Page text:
Pretty much exactly 4 years ago, days before the election, I argued in my Stanford Daily column that Americans (myself included) are too stupid/ignorant to pick the President. That really understanding the correct policies a president should take, requires years of study, that people don't really take the time for, but shouldn't, given that in an economy where people specialize, it doesn't make sense for everybody to be a policy wonk.
That is why I advocated basing decisions on character rather than the "issues" journalists and pundits are always blathering on about.
Another reason issues don't matter, is that whatever issues Presidents promise is rarely what they deliver (usually because circumstances change). Bush ran on a campaign for a humble foreign policy and against nation-building, though 9/11 forced him to change all that.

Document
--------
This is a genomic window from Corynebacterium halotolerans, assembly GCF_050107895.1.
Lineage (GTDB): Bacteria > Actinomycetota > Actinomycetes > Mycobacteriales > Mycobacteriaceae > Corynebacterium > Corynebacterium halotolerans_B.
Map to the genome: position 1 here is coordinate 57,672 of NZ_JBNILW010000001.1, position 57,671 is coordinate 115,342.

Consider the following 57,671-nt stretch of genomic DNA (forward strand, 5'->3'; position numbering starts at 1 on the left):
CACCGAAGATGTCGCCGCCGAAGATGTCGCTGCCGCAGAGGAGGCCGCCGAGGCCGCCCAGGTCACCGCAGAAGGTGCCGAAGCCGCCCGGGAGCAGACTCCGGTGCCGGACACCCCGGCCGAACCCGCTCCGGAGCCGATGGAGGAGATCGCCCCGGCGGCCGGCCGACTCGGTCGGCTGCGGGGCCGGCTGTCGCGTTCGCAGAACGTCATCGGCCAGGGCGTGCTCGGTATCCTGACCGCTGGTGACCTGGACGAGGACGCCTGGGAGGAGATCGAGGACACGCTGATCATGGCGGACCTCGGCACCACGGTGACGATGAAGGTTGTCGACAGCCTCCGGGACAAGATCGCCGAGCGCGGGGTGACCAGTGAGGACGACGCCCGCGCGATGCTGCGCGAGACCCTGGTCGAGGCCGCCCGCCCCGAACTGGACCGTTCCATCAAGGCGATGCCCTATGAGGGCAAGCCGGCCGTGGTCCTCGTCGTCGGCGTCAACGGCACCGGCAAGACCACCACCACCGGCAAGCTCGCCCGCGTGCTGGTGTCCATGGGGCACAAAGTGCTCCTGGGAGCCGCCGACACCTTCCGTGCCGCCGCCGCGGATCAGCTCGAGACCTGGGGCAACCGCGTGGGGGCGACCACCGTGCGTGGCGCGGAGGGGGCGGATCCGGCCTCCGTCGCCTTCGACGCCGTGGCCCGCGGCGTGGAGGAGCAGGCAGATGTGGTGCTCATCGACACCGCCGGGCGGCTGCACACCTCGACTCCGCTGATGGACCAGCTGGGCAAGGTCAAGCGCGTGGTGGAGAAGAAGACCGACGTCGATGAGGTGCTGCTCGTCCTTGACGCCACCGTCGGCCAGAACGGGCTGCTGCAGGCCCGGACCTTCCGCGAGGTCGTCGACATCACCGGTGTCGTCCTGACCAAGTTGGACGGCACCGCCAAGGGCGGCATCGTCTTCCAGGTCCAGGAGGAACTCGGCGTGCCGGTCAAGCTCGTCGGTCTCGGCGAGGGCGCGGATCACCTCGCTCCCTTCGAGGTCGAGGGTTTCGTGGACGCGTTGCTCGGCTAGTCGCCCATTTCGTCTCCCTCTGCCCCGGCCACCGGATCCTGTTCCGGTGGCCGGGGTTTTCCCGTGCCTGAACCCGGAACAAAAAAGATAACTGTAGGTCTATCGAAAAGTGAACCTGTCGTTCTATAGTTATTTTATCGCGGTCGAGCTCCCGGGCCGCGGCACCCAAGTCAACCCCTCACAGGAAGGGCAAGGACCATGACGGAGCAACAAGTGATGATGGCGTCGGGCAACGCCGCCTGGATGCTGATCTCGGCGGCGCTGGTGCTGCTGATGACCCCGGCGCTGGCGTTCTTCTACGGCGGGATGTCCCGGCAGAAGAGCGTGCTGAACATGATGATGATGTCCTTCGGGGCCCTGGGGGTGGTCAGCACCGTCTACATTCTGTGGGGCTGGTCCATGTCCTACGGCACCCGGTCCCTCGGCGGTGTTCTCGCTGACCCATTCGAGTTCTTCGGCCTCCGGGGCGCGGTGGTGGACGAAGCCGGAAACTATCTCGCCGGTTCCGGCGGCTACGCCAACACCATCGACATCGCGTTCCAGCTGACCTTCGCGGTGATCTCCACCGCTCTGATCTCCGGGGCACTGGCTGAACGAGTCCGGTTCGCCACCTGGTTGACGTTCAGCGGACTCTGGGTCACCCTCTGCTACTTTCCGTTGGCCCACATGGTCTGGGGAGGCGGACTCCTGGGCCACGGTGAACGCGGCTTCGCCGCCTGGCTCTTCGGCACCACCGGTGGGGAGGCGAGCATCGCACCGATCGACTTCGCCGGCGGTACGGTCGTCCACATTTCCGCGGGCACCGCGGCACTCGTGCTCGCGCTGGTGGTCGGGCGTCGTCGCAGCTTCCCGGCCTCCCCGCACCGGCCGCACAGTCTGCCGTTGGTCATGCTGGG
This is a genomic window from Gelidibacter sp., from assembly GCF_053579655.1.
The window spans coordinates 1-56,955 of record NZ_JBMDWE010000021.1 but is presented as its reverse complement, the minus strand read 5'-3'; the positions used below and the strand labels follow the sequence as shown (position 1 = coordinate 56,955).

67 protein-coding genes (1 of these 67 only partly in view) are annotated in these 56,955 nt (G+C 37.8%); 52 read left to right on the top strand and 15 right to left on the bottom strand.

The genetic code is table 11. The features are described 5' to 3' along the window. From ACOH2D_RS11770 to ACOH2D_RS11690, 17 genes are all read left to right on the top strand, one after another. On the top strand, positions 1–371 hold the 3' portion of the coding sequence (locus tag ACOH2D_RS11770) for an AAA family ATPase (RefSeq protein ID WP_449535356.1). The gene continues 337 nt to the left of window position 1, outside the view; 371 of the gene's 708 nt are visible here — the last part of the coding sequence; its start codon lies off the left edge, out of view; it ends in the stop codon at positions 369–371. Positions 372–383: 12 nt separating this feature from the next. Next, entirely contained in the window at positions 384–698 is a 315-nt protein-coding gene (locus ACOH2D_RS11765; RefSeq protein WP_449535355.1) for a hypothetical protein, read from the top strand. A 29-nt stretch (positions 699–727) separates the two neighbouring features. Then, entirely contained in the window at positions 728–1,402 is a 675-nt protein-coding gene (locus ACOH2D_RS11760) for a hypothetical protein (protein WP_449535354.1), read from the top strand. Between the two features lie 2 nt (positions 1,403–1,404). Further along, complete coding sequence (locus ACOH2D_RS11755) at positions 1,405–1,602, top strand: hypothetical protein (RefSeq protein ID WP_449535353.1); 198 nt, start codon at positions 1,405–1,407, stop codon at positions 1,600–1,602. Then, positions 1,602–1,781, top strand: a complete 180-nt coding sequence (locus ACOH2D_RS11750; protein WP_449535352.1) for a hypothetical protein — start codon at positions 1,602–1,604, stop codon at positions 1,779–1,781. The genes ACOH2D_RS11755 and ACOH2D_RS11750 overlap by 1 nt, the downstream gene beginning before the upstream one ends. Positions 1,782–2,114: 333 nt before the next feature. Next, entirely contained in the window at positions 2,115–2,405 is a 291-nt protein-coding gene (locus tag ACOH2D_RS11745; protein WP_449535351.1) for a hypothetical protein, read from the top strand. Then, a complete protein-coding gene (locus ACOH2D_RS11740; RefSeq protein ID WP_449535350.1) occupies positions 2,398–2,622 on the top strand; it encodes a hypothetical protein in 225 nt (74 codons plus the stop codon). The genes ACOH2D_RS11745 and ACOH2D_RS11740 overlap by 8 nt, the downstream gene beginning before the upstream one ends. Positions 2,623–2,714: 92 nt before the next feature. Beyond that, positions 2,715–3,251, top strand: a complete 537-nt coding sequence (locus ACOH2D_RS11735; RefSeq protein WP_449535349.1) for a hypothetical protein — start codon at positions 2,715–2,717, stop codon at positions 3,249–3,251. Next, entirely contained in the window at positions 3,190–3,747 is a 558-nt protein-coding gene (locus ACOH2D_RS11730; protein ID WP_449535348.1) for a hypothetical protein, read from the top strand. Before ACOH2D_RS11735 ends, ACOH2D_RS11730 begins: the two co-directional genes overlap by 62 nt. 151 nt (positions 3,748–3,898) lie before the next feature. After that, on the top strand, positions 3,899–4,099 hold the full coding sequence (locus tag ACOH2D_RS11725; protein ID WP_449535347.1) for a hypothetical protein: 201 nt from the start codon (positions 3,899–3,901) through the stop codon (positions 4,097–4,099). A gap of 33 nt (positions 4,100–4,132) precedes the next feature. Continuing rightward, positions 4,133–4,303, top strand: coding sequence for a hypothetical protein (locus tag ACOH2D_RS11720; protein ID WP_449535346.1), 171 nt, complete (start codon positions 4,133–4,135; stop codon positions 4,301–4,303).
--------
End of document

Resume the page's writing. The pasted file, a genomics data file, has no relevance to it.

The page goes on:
Kinsley, in Time magazine this week made the point "Even more miraculous (though troublesome for democracy), both Lincoln and F.D.R. were elected by promising more or less the opposite of what they did in office. Lincoln said he'd preserve the institution of slavery. F.D.R. said he'd balance the federal budget."
Thus when the fact checkers all bristled and got all indignant at McCain's accusation that Obama would raise taxes, even though Obama's "plan" said he wouldn't. I think pish posh. Since when do campaign promises have any bite. McCain's point that Congress will likely push for higher taxes, and Obama will be more likely to accede is perfectly valid.